This article originally appeared on Chalkbeat Philadelphia.
The Philadelphia school district will open six high schools on Jan. 25 as regional centers for evaluating 600 high-needs special education students, Superintendent William Hite announced Thursday.
West Philadelphia High School, Edison High School, Martin Luther King High School, Strawberry Mansion High School, The Arts Academy at Benjamin Rush, and the High School for the Creative and Performing Arts will design new or updated individualized education programs. The district will help families with transportation to and from the centers, if necessary, and will offer meals at the sites.
The 600 students initially identified by the district are mostly those with complex needs and are a subset of the 21,000 district students with IEPs. They have disabilities that require some in-person therapy or interventions, said ShaVon Savage, the district’s deputy chief of specialized services.
For now, the centers will offer only special-education testing, not services. “It is our intent to open the centers for purposes of assessment first,” Savage said. “There is a strong possibility that we will be able to provide additional supports and services to special education students in these centers moving forward.”
Officials have identified students in this category who need evaluations or re-evaluations, and will begin notifying families Friday and next week starting Tuesday. (District offices will be closed Monday for the Martin Luther King Jr. holiday.) Families will be able to opt out.
The long-term future of the centers depends partly on how quickly schools may open more widely for some in-person instruction. For now, Savage said, the plan is for the centers to stay open “indefinitely.”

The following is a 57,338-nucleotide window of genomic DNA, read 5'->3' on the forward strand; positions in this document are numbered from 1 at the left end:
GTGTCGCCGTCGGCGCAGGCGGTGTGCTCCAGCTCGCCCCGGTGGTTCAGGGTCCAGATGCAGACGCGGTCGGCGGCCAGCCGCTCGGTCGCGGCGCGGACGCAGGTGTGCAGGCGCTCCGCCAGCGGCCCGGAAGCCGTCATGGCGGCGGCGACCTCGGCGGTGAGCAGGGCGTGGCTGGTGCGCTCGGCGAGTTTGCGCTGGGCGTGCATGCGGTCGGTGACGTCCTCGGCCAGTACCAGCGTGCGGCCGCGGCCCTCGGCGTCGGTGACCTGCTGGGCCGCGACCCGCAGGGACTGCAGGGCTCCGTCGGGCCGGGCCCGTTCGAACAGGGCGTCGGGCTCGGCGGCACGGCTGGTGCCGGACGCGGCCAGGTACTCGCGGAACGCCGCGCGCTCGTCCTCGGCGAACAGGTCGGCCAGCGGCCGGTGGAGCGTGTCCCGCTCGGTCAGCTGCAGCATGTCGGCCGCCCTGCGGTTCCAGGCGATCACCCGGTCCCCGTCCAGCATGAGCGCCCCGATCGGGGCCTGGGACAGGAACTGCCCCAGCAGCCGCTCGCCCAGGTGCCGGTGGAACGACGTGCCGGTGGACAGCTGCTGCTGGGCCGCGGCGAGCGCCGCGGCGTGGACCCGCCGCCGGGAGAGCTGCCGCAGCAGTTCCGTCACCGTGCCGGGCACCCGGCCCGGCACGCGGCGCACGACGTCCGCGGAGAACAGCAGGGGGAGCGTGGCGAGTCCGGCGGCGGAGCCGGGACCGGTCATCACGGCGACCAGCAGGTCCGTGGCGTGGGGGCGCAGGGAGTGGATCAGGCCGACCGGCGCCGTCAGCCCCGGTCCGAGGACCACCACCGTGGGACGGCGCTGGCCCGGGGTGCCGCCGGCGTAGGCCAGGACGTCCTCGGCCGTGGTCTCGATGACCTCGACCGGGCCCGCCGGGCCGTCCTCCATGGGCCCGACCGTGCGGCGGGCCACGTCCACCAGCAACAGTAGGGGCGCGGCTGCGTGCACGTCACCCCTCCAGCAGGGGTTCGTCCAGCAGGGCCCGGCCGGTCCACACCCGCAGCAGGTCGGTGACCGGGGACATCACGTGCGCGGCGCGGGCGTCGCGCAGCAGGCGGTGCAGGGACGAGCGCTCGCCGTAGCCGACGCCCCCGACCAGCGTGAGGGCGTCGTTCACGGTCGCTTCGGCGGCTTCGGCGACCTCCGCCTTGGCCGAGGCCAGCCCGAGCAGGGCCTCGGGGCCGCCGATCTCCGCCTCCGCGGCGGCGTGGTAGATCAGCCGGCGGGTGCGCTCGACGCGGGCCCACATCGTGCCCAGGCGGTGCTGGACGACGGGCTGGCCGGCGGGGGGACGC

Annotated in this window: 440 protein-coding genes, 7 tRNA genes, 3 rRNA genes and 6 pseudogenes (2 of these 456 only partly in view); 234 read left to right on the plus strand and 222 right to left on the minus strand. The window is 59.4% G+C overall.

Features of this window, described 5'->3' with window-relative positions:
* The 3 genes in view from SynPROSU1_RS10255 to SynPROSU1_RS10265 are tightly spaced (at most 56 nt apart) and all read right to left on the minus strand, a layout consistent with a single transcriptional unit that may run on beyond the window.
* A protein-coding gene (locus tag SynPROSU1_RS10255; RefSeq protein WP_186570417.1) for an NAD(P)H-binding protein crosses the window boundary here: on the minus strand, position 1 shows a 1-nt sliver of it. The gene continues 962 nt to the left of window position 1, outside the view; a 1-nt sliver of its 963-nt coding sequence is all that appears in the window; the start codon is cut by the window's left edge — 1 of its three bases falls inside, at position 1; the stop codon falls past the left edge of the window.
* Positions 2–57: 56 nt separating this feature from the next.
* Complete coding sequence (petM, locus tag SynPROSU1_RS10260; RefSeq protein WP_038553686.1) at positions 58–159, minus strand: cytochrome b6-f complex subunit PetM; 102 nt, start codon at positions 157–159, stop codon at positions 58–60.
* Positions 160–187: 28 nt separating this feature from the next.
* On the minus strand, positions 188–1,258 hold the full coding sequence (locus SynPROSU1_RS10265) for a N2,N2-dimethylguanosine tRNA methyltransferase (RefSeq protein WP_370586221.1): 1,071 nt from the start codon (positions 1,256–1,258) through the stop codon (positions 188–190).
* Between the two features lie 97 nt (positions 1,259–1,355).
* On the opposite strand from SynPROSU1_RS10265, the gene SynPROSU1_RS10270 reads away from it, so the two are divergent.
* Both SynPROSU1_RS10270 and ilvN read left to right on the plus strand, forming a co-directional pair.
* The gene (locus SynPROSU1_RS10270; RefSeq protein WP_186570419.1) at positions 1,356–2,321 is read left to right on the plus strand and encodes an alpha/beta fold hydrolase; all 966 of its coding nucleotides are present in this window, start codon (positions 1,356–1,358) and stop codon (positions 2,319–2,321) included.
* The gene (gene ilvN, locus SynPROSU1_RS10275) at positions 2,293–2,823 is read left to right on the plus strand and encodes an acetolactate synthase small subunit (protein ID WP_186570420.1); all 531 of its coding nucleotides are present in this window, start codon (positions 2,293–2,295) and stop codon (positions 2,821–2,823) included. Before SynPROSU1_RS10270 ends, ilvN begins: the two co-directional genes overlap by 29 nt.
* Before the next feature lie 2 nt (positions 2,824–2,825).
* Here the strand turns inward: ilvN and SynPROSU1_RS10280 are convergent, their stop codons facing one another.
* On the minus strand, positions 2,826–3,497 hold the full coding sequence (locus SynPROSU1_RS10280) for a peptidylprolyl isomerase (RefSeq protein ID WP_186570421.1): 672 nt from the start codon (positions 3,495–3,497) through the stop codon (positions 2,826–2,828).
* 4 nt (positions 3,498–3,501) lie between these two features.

Hite said that he would have more news within a week or two on any expansion of hybrid and in-person learning across the district.
Savage and the district’s student health medical officer, Dr. Barbara Klock, stressed that strict COVID-19 protocols will be in place at the regional centers.
“Health and safety practices are at the forefront of every decision we make,” Klock said. School staff will be tested weekly, Hite said, and students will be tested daily using a rapid test that provides results in 15 minutes.
No more than two adults will be in a room with a student, and all will be required to wear masks and observe 6-foot social distancing. In cases where that might not be possible, as in an evaluation for a student with physical disabilities, examiners will wear extra personal protective equipment, Klock said.
Savage noted that all-virtual learning has been going on in Philadelphia for much of a year, and said that this is the appropriate time to prepare for some in-person learning for students with complex needs.
“No one could have predicted that we would have stayed closed for this extended period of time,” she said. “We are now planning forward so that we can begin to really get into the depth of serving students in this new environment.”
Hite said that when more in-person learning resumes, it will start with prekindergarten through second graders. The next groups to go back would be all students with special needs from grades three through 12 and students in career and technical education fields that require certifications with equipment that’s only available in schools. “We will look at other groups after that,” he said.
Hite said that the schedule for a return to more in-person learning will not depend on the availability of COVID-19 vaccines for school workers. “Naturally we support expediting the vaccines so educators are receiving those, but the return is not conditioned on individuals receiving the vaccines.”
City health officials said earlier that vaccines might be available to school personnel as soon as later this month, but Hite and Klock said logistical details of who will be prioritized and the process of giving the vaccines were still being worked out.
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